The academic classes were all taught by phenomenal, generous, enthusiastic teachers. All of them required critical thinking, which is usually the psychological push reserved for colleges. Having this skill taught young meant we were all equipped to really participate in society- in our culture, professions, families. I don't think that's touted on the IAA website, but it's definitely an undercurrent on campus. That's the groundwork for the adults treating us like we were preparing for adulthood fully; with respect and expectation, not condescension. Every teacher also had a rich life & artistry that informed their teaching that inspired us. I think in high school especially- the people teaching you must be interesting, and not contained by the subject matter (in personality or curriculum). The workload was heavy, but manageable. And every subject I studied instilled a love of learning. I still have my notes from those classes because I've continued studying the subjects. One very important thing at IAA was that an external competitive nature (student against student) is absolutely void. The only competition here is personal growth. That means student friendships and collaborations are never threatened or strained. It makes for an incredibly healthy learning environment. Even in college applications/acceptances or competitions outside school. If someone did well, we were free to enjoy their success.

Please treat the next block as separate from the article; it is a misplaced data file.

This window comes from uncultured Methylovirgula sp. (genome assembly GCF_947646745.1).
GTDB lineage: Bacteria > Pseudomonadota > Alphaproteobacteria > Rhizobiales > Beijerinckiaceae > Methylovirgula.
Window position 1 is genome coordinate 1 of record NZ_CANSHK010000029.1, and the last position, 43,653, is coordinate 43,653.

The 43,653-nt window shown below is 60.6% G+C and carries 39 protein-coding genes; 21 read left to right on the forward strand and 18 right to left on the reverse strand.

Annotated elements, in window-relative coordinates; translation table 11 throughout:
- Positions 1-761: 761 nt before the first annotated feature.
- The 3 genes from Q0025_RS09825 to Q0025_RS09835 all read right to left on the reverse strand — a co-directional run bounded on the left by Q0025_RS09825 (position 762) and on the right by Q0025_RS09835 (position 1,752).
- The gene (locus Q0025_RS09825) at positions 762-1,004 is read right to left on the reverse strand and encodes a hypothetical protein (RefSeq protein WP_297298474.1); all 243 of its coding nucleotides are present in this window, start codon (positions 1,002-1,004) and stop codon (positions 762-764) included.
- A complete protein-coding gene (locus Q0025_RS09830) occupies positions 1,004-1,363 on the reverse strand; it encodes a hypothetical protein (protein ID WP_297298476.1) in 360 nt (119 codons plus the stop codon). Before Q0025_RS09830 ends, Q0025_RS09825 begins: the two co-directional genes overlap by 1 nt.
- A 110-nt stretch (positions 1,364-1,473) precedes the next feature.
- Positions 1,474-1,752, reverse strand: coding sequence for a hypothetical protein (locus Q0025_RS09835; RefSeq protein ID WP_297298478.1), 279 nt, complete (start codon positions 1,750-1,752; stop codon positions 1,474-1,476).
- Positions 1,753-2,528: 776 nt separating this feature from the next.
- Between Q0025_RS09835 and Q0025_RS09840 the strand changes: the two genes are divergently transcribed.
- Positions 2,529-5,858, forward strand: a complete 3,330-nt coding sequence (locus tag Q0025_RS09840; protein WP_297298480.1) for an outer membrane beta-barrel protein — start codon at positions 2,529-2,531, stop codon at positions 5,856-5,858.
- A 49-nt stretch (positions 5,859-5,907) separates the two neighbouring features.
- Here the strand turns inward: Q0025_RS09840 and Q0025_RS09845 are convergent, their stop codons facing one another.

1.) Describe the athletics at your school - what did you like most about it?
We had a "soccer" field. I saw a ball on it a few times. It was used more for drum circles and picnics. We were/are proud of that. There is a pool also. There aren't any competitive sports teams that I know of, and we didn't have a mascot. Our spirit and pride was for the pursuit of art & the type of people that made us. Having active & able bodies wasn't hindered. We hiked to academic classes & the dining hall in the snow uphill both ways.
1.) Describe the arts program at your school - what did you like most about it?